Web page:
The Possible Origins Of Chicken Salad With Grapes

We love chicken salad for its succulent poultry, creamy mayo, crunchy celery, and tangy lemon juice — but without a sweet element, the delicate balance of flavors here would be completely thrown off. Nowadays, we add all kinds of sugary ingredients into our recipes to give us those subtly sweet notes, from diced apples to dried cranberries to quartered grapes. But the latter was the ingredient used in one of the original versions of chicken salad, which was whipped up all the way back in 1863.

The legend goes that a man named Liam Gray created the recipe by stirring his poultry leftovers together with mayo, grapes, and tarragon. He owned a meat shop in Wakefield, Rhode Island, through which he introduced his invention to customers and allowed its popularity to blossom. As his shop quickly turned into a deli, Gray expanded his offerings to include chicken salad stuffed into sandwiches as well. While this story may be the jumping-off point of this dish's notoriety in the United States, it's worth noting that people in China were making different versions, involving poultry combined with a spiced dressing, long beforehand. Plus, there's a record of an 1845 recipe that mixes cooked chicken with celery, hard-boiled egg yolks, and dressing. However, it's possible that Gray was the first to have the ingenuity to include grapes.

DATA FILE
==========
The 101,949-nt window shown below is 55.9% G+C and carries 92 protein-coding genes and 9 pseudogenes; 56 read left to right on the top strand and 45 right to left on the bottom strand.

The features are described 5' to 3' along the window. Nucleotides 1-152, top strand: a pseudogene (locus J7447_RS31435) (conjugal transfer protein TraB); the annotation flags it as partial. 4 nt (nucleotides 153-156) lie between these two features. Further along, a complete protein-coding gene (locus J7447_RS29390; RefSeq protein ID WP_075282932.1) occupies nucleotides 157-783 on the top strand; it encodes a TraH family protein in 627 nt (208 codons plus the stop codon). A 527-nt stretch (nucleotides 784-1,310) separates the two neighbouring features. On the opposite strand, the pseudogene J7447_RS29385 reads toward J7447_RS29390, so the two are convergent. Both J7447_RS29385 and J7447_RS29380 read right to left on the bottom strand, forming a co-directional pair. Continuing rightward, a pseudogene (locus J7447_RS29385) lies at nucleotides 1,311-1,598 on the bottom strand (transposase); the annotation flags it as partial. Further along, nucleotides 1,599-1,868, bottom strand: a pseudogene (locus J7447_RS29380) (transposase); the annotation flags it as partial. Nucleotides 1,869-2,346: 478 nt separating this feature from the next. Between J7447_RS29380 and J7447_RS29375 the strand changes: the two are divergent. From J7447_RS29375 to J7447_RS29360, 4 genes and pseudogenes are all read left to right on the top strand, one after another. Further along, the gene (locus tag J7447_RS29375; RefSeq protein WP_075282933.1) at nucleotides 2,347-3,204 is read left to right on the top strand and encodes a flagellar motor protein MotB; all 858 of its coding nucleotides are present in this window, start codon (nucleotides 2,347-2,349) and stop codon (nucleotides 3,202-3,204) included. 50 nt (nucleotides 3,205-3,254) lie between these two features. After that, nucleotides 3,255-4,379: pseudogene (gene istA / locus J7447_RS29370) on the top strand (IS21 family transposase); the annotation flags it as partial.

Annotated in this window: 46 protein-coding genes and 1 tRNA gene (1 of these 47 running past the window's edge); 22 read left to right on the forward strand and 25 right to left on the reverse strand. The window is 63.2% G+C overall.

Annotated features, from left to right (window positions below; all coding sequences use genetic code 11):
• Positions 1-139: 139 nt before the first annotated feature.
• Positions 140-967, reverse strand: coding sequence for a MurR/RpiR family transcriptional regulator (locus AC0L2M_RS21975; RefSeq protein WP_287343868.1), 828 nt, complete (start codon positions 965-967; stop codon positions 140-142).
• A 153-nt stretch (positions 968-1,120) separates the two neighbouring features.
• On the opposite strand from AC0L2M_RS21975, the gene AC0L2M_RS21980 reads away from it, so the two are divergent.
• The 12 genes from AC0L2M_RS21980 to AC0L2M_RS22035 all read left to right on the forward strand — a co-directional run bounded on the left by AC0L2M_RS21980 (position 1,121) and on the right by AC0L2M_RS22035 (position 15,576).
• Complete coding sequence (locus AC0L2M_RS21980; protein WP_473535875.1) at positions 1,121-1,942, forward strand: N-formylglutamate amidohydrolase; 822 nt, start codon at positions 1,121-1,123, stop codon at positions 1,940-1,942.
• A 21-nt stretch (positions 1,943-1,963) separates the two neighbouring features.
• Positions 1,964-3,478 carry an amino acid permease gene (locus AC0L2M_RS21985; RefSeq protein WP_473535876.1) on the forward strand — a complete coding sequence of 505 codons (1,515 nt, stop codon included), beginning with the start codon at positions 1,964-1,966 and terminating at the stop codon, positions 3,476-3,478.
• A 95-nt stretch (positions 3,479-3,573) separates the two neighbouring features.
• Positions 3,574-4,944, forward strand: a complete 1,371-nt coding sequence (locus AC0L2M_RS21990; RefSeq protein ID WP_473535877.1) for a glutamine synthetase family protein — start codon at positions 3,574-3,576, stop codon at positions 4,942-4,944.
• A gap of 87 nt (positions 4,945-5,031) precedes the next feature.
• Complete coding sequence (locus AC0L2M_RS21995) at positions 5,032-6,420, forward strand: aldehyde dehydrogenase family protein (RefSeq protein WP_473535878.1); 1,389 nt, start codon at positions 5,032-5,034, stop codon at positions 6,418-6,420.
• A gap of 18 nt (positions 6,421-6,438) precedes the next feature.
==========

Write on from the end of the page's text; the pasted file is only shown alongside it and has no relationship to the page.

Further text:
Chicken salad doesn't have to include grapes, but it should

By now, there are quite a few different iterations of chicken salad out there. Part of the beauty of this dish is that it's customizable — not only can you swap out the fruit with other sweet elements, as we mentioned, but you can sub in Greek yogurt or avocado for mayo, add curry powder or Everything but the Bagel Seasoning, or incorporate ingredients like blue cheese and chopped pickles. You may see brands for which chicken salad is a key offering that helped increase popularity, like Willow Tree, who debuted its recipe in 1974. Or, you may find whole establishments devoted to the dish, such as Chicken Salad Chick, that began in 2007 and now has over 225 franchises. The latter's Fancy Nancy and Fruity Fran flavors include seedless grapes along with Fuji apples.

While you don't have to incorporate grapes to make your dish a true chicken salad, there are plenty of reasons to do so. Amidst tender, creamy, and crunchy ingredients, quartered grapes provide the perfect burst of juicy sweetness in your mouth that you just can't get from, say, dried cranberries. Plus, these fruits make your dish feel a little fancier, almost reminiscent of a Waldorf salad. And whether you're downing your chicken salad at a pool hang or a backyard barbecue, grapes give your bowl a decidedly refreshing twist.